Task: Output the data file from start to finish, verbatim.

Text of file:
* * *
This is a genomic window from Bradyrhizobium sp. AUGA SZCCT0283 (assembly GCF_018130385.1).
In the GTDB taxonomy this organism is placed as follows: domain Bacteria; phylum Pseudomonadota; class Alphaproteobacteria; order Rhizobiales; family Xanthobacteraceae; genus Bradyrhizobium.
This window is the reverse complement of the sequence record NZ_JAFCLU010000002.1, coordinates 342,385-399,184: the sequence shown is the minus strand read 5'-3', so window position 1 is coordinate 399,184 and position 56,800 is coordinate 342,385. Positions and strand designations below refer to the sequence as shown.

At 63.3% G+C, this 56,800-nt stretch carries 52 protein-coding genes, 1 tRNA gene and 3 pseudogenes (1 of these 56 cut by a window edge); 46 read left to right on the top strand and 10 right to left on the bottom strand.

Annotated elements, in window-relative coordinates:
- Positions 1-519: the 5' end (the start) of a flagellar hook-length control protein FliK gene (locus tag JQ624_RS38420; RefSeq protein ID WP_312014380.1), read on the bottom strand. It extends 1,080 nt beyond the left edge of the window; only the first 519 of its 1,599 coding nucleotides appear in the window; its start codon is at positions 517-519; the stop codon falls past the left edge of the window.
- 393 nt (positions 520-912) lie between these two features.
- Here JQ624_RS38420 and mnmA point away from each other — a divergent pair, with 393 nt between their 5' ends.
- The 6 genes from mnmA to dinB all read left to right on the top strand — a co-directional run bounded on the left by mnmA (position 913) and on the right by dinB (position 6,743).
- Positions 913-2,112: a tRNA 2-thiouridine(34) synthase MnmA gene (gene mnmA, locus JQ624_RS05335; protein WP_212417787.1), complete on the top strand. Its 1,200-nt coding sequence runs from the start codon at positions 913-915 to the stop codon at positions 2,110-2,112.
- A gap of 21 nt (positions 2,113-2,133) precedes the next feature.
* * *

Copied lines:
This is a genomic window from Bradyrhizobium sp. AUGA SZCCT0283 (assembly GCF_018130385.1).
In the GTDB taxonomy this organism is placed as follows: domain Bacteria; phylum Pseudomonadota; class Alphaproteobacteria; order Rhizobiales; family Xanthobacteraceae; genus Bradyrhizobium.
This window is the reverse complement of the sequence record NZ_JAFCLU010000002.1, coordinates 342,385-399,184: the sequence shown is the minus strand read 5'-3', so window position 1 is coordinate 399,184 and position 56,800 is coordinate 342,385. Positions and strand designations below refer to the sequence as shown.

At 63.3% G+C, this 56,800-nt stretch carries 52 protein-coding genes, 1 tRNA gene and 3 pseudogenes (1 of these 56 cut by a window edge); 46 read left to right on the top strand and 10 right to left on the bottom strand.

Annotated elements, in window-relative coordinates:
- Positions 1-519: the 5' end (the start) of a flagellar hook-length control protein FliK gene (locus tag JQ624_RS38420; RefSeq protein ID WP_312014380.1), read on the bottom strand. It extends 1,080 nt beyond the left edge of the window; only the first 519 of its 1,599 coding nucleotides appear in the window; its start codon is at positions 517-519; the stop codon falls past the left edge of the window.
- 393 nt (positions 520-912) lie between these two features.
- Here JQ624_RS38420 and mnmA point away from each other — a divergent pair, with 393 nt between their 5' ends.
- The 6 genes from mnmA to dinB all read left to right on the top strand — a co-directional run bounded on the left by mnmA (position 913) and on the right by dinB (position 6,743).
- Positions 913-2,112: a tRNA 2-thiouridine(34) synthase MnmA gene (gene mnmA, locus JQ624_RS05335; protein WP_212417787.1), complete on the top strand. Its 1,200-nt coding sequence runs from the start codon at positions 913-915 to the stop codon at positions 2,110-2,112.
- A gap of 21 nt (positions 2,113-2,133) precedes the next feature.